One of the simplest things your business can do to improve its lighting efficiency is to install low-energy bulbs. By upgrading traditional light bulbs to compact fluorescent lamps (CFL) or LEDs, you can expect to use 75% and 80% less energy respectively. It’s a good idea to consult a specialist lighting technician before upgrading the lighting setup of your premises. They will be able to help you choose the correct bulbs and systems from the Energy Technology List to adequately illuminate your business whilst saving on energy costs.
Another tip to save on the cost of lighting is to promote a ‘switch off’ policy among all staff members. By making members of staff aware of the importance of turning off lights (as well as other equipment), you can be sure that energy isn’t being wasted unnecessarily.
If your premises have rooms which are only used infrequently — such as store cupboards, staff toilets and cellars — it’s a good idea to install occupancy sensors. These systems detect movement, and will only trigger the light to switch on when someone steps inside. Occupancy sensors are excellent when used in rooms like the ones listed above, helping to achieve savings of up to 30% on the cost of lighting a particular space.
For fast food outlets which require heating to optimise guest comfort, this can prove a costly overhead. Even if you implement ‘zones’ within the building where separate timers and temperature controls can be adjusted, it’s difficult to maintain a steady temperature whilst ensuring complete energy efficiency.
One of the simplest ways for food outlets to optimise the efficiency of their heating system is to seal the building against potential drafts, and keep external doors and windows closed whenever possible to reduce the amount of heat allowed to escape. If your business hasn’t already done so, consider adding a self-closing entrance door so that customers are unable to leave it ajar, as this can have a big impact on the efficiency of the heating. When the business is closed, ensure that all doors, windows and vents are closed to capture and store any residual heat overnight, reducing the amount of heat required to warm the building the next day.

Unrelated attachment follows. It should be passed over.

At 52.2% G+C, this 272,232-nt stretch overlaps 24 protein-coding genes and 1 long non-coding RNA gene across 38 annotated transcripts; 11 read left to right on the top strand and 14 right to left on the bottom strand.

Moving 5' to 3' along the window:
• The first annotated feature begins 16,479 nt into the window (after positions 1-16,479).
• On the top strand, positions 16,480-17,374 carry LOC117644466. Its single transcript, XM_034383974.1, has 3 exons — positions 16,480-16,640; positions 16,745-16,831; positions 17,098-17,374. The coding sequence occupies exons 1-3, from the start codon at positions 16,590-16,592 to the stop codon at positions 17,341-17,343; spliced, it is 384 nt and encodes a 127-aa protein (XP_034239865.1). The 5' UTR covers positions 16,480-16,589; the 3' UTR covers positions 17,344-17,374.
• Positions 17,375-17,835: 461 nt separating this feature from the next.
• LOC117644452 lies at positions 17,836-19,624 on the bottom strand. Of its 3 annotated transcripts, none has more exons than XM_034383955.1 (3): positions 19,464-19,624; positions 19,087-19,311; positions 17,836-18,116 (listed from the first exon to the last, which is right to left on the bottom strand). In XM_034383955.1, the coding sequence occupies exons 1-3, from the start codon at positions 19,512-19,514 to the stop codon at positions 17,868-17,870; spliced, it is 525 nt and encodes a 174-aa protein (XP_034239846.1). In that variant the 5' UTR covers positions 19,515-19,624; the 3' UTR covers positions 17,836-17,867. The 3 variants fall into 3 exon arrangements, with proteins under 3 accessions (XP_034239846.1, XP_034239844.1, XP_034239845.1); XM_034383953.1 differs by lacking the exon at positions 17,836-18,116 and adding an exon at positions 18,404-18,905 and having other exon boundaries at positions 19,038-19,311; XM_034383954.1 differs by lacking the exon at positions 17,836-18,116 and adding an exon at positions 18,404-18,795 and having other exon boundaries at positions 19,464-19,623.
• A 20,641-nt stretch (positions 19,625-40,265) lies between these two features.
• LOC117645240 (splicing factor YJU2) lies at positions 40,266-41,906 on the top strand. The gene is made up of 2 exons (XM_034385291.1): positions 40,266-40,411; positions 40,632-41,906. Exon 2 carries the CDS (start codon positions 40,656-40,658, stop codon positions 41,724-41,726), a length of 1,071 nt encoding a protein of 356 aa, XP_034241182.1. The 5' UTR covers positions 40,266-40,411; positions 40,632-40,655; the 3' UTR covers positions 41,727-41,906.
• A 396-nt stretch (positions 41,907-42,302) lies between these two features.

While much of this guide has concentrated on practical and technical steps you can take to optimise energy efficiency, simply by taking action to improve the energy management of your business can help to lower energy costs.
Many of the opportunities to save energy are within the control of staff themselves, so a change in culture and a better approach to energy could be just what your business needs to start saving on the cost of gas and electricity.
Below, we’ve collated a few hints and tips on how to improve the energy management of your food outlet business.
Given they don’t pay the energy bill, some members of staff may be unaware of the impact of poor energy consumption within the business. To raise awareness of the importance of energy efficiency, staff should be reminded of the following benefits of good energy management:
Commitment to energy efficiency needs to come from the top, so always lead by example when championing efficient working practices. We’d recommend drawing up an energy efficiency mission statement, highlighting the business’ commitment to saving energy, which can be shared among staff and referred back to when promoting energy management within the business.
To reduce the energy use of your food outlet, you’ve got to first understand how, where and when your business consumes energy - only then will you know where to implement energy saving measures, and be able to track their effectiveness.
Start by taking regular meter readings once a month, and pass these on to your supplier. You’ll then be able to compare your current usage with previous bills, making it easier to show where improvements are being made.
Monitoring energy consumption is important for businesses of all sizes, allowing them to quickly identify where energy savings can be made. Indeed, Nando’s, one of the UK’s largest and most successful fast food outlets, were keen to have access to the individual consumption data for each of their separate restaurants, so that store managers could monitor energy use and be better placed to implement energy-saving strategies. This ultimately removes the disconnect between managers and energy consumption, allowing individual restaurants to keep a track of changes in consumption. You can find out more about Nando’s energy strategy in our in-depth case study, here.
Once you’re able to monitor how your business consumes energy, it’s possible to set targets for staff members to help reduce the amount of energy consumed. For instance, over the course of a calendar year, you could aim to reduce the amount of energy your business consumes by 10% by promoting good energy management to members of staff. To promote this, you could incentivise staff with monetary bonuses or other small perks that promote energy efficient working practices. Hitting energy reduction targets like this will have a positive impact on the business, and should be shared in marketing material promoting the business.
If you’re keen to start saving energy within your food outlet business, start ticking items off the actionable checklist provided below:
At Gazprom Energy, we help thousands of businesses across the UK manage their energy consumption. To find out more about what we can do for your business, don’t forget to visit our homepage. Alternatively, give us a call on 0161 837 3395 and our team will be happy to help.
The views, opinions and positions expressed within this article are those of our third party content providers alone and do not represent those of Gazprom Energy. The accuracy, completeness and validity of any statements made within this article are not guaranteed. Gazprom Energy accepts no liability for any errors, omissions or representations.